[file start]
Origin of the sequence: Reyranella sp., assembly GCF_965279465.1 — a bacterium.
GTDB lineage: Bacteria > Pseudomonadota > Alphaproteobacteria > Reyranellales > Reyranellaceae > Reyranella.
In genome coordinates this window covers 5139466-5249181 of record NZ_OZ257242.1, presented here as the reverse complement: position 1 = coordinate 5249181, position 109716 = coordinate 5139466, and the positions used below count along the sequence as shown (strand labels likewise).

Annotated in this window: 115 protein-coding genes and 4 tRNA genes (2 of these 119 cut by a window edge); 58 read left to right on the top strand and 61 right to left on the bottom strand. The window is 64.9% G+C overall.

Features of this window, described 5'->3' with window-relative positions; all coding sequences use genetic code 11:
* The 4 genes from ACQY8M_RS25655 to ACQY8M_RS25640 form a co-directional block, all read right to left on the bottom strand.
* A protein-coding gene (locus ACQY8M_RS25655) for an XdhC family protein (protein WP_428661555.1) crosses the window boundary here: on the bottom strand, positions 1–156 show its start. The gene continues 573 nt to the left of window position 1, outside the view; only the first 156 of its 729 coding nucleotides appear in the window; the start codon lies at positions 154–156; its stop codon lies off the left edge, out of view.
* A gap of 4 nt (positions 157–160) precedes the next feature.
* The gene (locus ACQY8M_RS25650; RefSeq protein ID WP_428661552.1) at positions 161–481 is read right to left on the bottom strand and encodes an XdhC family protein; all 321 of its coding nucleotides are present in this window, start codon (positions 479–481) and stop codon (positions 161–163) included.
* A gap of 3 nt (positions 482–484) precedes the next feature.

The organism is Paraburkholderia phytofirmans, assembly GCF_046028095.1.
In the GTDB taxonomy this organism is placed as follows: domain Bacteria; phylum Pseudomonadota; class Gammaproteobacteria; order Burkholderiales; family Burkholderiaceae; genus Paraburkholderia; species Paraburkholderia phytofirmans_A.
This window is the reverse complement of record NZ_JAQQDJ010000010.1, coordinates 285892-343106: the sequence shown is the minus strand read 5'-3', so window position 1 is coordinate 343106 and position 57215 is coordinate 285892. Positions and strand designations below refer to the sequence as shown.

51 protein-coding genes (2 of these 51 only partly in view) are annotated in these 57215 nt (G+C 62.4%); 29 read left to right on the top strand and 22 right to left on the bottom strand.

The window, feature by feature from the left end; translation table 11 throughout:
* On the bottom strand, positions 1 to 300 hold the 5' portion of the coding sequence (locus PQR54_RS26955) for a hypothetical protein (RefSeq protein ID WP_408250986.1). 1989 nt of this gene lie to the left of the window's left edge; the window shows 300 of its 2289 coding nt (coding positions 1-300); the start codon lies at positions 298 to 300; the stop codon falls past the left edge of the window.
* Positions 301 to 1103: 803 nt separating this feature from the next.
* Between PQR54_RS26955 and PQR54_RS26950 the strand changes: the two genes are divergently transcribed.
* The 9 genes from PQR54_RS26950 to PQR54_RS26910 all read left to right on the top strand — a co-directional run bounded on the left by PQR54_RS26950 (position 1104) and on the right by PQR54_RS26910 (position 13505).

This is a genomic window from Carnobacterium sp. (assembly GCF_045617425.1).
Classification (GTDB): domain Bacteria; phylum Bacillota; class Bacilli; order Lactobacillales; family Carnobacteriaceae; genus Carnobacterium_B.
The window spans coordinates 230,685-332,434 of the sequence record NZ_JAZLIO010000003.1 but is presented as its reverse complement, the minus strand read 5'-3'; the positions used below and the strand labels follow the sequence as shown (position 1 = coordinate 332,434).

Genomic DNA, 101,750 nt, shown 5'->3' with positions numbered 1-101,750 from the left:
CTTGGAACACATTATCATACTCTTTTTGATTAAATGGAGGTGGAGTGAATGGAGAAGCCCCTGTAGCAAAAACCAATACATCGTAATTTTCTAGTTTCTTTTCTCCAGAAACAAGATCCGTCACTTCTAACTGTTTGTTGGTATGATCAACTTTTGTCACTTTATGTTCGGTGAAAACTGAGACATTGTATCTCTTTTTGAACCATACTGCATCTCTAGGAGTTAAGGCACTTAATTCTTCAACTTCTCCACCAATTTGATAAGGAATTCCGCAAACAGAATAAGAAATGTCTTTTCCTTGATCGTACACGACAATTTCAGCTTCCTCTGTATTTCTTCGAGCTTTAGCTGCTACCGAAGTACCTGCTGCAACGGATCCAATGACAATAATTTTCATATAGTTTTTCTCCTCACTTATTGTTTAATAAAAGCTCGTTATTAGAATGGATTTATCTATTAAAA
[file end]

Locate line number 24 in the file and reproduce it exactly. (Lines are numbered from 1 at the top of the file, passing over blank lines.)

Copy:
CTTGGAACACATTATCATACTCTTTTTGATTAAATGGAGGTGGAGTGAATGGAGAAGCCCCTGTAGCAAAAACCAATACATCGTAATTTTCTAGTTTCTTTTCTCCAGAAACAAGATCCGTCACTTCTAACTGTTTGTTGGTATGATCAACTTTTGTCACTTTATGTTCGGTGAAAACTGAGACATTGTATCTCTTTTTGAACCATACTGCATCTCTAGGAGTTAAGGCACTTAATTCTTCAACTTCTCCACCAATTTGATAAGGAATTCCGCAAACAGAATAAGAAATGTCTTTTCCTTGATCGTACACGACAATTTCAGCTTCCTCTGTATTTCTTCGAGCTTTAGCTGCTACCGAAGTACCTGCTGCAACGGATCCAATGACAATAATTTTCATATAGTTTTTCTCCTCACTTATTGTTTAATAAAAGCTCGTTATTAGAATGGATTTATCTATTAAAA